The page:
Saturday, July 27, 2013

County OKs agreement with airport board: Lawrence County Airpark (KHTW), Ohio

In a two-to-one vote the Lawrence County Commissioners approved an agreement with the Lawrence County Airport Advisory Board and the Tri-State Pilots Association.

Commission President Bill Pratt was the lone vote against the agreement with Commissioners Les Boggs and Freddie Hayes in favor of it.

“There has been a lot of discussion both ways on the future of the airport,” Boggs said at the Thursday meeting. “This moves it forward to being self-sufficient.”

The stated purpose of the agreement is to “run, maintain and develop the Lawrence County Airpark at no cost to the taxpayer.”

However Commission President Bill Pratt said he saw two problems with the agreement.

“First a local company will be replaced with a company from Columbus,” Pratt said.

Pratt was referring to a previous attempt by the airport advisory board to bring in Stantec Consulting Services Inc. out of Columbus to be the engineering consultant for the airport.

In November the advisory board sought the commissioners’ approval for the change. At that time the matter was tabled for further review.

Since 2001 E.L. Robinson has been the airport’s consultant, charging 10 percent per total cost of any project. For other work such as grant applications the firm that has an office in Ironton does not charge the county.

According to material submitted to the commission in November Stantec’s standard rates were $146.63 per hour for project manager; $106.20 an hour for project engineer and $74.65 per hour for designer.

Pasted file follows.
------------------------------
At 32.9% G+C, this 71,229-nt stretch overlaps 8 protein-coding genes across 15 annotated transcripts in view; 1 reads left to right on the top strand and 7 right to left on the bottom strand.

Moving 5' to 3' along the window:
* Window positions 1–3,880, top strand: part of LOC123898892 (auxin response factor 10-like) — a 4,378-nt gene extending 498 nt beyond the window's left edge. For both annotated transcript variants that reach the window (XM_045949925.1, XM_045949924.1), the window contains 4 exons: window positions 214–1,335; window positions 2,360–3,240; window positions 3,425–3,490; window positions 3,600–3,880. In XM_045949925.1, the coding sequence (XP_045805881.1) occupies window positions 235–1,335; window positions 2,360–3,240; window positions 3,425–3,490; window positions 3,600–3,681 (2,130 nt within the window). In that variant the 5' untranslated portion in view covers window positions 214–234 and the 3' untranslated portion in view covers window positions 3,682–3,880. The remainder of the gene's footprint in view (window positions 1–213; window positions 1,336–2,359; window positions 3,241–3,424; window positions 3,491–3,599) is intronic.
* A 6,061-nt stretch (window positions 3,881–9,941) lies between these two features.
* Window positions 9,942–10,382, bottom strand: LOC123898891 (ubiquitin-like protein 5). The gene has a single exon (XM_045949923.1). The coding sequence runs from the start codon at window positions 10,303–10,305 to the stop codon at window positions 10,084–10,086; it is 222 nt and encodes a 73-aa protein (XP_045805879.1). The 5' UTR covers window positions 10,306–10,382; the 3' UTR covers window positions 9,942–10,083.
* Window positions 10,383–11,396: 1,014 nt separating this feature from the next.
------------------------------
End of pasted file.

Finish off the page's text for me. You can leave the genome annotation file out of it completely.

After the meeting Pratt said, “I think both companies can do the job, but if we have the choice to have a local company.”

The approved agreement states the commission will “remain as the sole controller of the airport and its real estate, (the commission) remain as the financial sponsor for airport improvements. (The advisory board) will remain in the advisory capacity to the (commission) and assume the duties of approving expenditures, enhancing revenues. … All expenses will be approved by the (advisory board) and paid by (the commission).”

Pratt has said in the past he is opposed to the board’s authority over approving expenditures. The commission president is also concerned that the agreement would adversely affect the ongoing eminent domain lawsuit the county has with the Wilson family.

The county is seeking acreage adjacent to the airport owned by the Wilson family in order to meet a Federal Administration Aviation directive to cut trees at the end of the runways. The county has appraised the property at $280,000 while the Wilson appraisers say it is worth $1.8 million

“We are in the process of trying to negotiate,” Pratt said. “If we sign an agreement with the airport advisory board, we weaken our position in the decision-making. (This) encourages them not to negotiate any further.”

At other times the commission president has expressed concerns that a jury may award to the Wilson family more for the property than the county can afford.

“I don’t agree this has anything to do with the eminent domain,” Boggs said.

If the lawsuit would strain the county’s finances because of the agreement, Pratt said. “It is not on me.”

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